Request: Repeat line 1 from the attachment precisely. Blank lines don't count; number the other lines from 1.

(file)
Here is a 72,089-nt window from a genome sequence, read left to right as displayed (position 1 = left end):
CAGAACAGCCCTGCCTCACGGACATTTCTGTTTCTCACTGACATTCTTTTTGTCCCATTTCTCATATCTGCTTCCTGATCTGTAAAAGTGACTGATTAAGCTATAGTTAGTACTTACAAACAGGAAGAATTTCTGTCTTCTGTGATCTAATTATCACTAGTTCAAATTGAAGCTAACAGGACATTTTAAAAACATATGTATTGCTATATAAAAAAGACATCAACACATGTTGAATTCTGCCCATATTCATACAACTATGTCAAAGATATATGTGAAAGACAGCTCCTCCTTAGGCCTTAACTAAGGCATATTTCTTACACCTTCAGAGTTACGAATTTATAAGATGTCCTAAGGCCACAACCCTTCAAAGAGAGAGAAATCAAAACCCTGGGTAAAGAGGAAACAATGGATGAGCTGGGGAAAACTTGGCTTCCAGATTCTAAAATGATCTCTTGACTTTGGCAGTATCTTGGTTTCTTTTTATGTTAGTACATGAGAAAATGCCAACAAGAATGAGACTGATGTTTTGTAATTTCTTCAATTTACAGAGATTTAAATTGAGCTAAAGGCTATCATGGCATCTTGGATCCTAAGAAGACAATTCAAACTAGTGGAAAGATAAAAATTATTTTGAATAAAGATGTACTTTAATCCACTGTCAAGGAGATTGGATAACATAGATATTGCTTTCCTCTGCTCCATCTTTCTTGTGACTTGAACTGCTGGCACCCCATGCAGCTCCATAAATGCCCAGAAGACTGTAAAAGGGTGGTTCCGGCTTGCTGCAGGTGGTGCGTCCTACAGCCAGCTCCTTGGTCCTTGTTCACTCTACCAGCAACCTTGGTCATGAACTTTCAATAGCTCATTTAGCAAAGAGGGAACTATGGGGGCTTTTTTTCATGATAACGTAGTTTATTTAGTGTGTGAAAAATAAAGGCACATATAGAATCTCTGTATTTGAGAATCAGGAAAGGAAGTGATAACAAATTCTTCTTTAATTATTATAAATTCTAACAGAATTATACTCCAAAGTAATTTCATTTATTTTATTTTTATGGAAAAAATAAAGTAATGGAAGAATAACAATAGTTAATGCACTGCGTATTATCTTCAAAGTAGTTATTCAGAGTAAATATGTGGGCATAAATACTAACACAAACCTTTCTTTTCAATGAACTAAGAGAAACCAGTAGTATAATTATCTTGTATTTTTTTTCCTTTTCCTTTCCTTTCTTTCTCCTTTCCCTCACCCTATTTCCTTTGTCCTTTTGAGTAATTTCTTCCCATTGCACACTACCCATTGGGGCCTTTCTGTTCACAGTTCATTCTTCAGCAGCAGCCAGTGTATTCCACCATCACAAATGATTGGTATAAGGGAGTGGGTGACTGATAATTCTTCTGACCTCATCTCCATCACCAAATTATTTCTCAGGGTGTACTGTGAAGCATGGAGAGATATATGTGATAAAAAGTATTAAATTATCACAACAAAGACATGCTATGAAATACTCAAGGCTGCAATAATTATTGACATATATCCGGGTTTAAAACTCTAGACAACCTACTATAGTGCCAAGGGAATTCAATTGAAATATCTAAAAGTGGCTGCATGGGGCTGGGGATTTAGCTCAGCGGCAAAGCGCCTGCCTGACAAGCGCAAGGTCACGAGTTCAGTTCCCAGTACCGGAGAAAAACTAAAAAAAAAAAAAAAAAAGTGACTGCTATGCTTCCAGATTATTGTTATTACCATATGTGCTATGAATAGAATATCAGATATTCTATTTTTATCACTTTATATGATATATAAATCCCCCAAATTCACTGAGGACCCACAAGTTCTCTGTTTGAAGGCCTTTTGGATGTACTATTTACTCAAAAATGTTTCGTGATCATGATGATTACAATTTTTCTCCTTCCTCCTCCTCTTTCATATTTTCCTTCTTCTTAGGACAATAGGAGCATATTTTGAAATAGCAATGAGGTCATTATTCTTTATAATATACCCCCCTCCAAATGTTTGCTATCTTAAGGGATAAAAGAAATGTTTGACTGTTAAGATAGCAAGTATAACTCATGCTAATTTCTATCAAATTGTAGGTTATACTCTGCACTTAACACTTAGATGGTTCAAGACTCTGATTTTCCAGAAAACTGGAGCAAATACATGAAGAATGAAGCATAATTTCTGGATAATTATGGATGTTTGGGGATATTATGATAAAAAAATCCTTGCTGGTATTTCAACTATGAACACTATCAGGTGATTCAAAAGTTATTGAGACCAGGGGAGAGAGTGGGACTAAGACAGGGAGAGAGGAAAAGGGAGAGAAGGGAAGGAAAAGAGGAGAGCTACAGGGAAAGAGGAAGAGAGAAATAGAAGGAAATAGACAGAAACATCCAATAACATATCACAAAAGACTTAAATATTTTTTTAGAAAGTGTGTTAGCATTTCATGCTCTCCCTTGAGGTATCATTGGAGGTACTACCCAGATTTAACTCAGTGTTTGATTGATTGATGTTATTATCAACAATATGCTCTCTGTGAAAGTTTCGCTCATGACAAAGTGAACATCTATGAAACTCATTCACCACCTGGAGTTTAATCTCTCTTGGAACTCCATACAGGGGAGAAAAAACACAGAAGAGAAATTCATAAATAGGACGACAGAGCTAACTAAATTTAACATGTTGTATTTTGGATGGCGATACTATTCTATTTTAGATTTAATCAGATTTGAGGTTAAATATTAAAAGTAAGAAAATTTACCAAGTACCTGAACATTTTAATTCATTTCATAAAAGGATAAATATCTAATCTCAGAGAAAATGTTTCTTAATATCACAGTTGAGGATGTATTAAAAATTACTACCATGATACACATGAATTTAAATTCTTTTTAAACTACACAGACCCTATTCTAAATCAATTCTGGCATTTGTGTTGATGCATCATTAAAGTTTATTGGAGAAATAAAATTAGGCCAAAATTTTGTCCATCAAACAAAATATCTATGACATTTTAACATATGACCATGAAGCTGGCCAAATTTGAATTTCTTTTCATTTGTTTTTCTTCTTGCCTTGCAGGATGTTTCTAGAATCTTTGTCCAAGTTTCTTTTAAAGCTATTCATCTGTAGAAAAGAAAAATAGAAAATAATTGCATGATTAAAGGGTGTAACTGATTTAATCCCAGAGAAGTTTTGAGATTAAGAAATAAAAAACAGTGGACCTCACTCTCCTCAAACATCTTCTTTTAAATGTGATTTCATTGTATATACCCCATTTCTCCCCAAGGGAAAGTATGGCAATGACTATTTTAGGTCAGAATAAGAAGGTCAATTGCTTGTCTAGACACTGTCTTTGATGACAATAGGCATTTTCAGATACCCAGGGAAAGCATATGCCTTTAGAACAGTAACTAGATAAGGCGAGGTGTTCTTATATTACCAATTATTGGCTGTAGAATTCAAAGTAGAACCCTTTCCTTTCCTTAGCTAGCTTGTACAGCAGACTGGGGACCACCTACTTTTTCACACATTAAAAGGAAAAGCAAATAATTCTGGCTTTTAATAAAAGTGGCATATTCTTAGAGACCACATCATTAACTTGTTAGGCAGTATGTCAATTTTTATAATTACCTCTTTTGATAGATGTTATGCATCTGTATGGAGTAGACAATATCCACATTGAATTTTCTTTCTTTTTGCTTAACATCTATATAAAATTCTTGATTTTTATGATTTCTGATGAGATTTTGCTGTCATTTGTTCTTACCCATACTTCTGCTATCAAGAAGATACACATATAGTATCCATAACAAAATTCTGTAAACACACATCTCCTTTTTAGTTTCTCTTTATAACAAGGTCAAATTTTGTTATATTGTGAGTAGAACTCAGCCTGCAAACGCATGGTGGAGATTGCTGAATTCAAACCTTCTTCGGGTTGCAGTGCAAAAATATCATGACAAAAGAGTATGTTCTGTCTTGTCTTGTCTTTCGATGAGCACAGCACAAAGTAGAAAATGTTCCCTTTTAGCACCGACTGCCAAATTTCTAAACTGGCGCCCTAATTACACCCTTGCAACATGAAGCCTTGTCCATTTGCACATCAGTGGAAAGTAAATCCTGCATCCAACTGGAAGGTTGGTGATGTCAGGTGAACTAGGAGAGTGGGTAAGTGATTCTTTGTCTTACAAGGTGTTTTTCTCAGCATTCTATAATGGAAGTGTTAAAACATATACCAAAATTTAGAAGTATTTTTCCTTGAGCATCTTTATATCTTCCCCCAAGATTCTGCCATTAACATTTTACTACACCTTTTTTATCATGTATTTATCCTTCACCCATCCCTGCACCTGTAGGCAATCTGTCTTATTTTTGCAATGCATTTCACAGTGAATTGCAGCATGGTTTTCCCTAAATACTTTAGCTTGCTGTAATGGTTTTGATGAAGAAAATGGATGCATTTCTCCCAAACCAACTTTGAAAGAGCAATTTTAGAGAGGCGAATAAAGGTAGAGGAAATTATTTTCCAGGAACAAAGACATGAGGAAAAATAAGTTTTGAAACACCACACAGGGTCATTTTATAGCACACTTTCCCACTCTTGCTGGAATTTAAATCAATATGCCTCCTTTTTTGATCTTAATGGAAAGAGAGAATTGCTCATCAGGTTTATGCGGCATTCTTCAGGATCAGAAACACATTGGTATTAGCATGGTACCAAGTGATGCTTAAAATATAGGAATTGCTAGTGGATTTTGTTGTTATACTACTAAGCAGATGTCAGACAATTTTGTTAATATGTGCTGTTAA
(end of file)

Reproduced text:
Here is a 72,089-nt window from a genome sequence, read left to right as displayed (position 1 = left end):